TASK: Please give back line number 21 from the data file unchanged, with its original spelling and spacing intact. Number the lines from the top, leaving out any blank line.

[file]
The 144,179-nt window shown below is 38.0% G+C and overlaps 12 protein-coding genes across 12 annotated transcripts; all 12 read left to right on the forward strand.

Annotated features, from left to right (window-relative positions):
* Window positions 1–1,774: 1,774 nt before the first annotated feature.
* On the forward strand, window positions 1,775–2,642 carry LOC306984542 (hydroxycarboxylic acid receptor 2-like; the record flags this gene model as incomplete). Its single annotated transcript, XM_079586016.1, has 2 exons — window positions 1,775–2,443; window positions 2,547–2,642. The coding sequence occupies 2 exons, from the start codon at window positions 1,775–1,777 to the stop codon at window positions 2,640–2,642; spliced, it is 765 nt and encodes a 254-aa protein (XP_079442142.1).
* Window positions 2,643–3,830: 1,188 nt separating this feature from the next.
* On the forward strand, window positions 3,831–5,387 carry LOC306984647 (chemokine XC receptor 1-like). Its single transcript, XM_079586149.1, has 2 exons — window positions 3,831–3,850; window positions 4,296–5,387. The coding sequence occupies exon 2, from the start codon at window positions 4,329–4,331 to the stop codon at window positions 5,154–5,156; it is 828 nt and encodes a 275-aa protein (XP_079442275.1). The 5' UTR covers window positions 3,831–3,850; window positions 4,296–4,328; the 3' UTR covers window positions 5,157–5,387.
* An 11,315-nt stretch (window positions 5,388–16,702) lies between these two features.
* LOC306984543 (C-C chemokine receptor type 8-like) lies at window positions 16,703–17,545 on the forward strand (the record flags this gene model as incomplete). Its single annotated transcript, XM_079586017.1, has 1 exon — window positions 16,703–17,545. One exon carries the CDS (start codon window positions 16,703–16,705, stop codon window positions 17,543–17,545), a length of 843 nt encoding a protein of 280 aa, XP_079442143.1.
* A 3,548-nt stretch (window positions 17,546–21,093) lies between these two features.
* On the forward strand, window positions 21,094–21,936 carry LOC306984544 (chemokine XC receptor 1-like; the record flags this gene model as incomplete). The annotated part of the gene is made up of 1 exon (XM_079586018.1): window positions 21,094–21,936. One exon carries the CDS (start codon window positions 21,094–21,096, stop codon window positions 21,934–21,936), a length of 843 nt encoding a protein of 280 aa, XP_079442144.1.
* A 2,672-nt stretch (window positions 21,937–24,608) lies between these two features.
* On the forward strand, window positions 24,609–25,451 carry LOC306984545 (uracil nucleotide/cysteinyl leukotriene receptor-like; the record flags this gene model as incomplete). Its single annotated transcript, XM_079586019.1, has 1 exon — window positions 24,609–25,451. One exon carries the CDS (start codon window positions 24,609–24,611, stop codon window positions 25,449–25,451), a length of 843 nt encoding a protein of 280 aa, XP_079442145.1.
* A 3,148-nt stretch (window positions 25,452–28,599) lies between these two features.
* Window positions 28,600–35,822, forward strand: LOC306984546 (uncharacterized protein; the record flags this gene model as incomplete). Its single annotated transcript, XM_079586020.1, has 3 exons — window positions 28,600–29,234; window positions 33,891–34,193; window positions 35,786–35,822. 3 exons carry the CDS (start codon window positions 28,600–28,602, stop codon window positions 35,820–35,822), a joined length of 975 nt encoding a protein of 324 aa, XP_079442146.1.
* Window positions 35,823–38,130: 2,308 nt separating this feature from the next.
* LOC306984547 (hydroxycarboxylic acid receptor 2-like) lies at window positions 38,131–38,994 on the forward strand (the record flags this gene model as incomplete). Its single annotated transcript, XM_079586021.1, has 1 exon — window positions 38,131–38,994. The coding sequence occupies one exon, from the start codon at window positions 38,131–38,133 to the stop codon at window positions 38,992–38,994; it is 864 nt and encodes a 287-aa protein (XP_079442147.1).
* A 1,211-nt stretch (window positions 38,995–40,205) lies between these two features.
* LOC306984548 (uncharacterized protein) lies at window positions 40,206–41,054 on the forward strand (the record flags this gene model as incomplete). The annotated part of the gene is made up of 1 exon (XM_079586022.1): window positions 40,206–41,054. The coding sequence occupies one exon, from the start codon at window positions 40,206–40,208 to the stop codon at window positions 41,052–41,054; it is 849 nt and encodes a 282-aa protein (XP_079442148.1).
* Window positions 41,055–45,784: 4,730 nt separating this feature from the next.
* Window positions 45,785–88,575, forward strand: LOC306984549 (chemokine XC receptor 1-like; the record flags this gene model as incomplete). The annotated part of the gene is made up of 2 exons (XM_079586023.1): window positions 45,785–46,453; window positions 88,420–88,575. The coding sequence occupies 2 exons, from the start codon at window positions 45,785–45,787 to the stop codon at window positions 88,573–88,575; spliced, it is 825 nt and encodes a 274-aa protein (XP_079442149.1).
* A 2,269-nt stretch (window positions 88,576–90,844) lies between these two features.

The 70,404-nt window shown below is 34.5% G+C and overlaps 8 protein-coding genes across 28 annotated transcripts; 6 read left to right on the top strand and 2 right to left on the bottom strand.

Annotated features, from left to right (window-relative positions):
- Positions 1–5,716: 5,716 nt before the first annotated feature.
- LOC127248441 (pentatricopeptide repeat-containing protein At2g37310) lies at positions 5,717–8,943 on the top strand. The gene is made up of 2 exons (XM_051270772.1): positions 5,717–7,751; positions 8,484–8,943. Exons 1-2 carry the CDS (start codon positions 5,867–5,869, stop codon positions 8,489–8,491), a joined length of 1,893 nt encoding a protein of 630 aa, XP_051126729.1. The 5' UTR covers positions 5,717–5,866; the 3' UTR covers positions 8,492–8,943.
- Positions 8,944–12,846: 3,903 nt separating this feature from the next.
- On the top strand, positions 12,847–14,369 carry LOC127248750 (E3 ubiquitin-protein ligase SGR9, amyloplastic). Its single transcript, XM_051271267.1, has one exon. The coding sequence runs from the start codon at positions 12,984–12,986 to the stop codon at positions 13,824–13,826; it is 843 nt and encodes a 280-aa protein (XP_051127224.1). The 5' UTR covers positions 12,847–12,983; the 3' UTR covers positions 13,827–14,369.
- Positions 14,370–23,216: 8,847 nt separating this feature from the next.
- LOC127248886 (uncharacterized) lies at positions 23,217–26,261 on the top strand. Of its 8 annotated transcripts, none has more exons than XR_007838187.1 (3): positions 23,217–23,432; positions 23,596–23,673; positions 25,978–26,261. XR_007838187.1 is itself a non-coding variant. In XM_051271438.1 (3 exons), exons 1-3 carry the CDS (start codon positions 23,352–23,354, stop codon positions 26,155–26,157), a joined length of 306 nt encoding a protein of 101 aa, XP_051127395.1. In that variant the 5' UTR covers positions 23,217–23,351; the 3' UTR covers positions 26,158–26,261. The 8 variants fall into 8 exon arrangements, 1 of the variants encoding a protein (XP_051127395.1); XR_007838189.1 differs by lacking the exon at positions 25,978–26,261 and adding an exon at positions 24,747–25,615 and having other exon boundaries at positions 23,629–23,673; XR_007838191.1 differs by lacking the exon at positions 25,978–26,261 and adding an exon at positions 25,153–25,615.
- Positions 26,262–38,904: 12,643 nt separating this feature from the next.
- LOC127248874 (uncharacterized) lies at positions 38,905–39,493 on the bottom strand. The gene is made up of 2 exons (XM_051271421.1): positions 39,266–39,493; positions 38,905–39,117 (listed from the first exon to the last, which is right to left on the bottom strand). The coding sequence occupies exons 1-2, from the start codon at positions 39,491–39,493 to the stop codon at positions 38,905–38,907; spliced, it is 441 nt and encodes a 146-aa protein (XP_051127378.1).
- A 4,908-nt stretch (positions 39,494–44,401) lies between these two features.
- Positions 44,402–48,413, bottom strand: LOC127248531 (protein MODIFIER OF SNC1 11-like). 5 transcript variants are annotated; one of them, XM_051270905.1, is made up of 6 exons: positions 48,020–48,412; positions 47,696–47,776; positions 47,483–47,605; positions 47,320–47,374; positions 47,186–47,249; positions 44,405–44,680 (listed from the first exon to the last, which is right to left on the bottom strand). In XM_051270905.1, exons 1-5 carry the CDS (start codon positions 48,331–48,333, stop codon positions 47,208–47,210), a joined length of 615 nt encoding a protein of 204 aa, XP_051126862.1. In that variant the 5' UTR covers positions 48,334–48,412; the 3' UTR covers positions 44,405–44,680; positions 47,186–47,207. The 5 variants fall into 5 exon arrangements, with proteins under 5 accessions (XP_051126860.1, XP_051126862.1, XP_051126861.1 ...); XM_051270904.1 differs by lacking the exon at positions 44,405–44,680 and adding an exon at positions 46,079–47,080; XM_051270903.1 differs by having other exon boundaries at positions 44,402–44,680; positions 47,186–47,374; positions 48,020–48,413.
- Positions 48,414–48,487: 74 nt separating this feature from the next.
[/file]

* A 2,269-nt stretch (window positions 88,576–90,844) lies between these two features.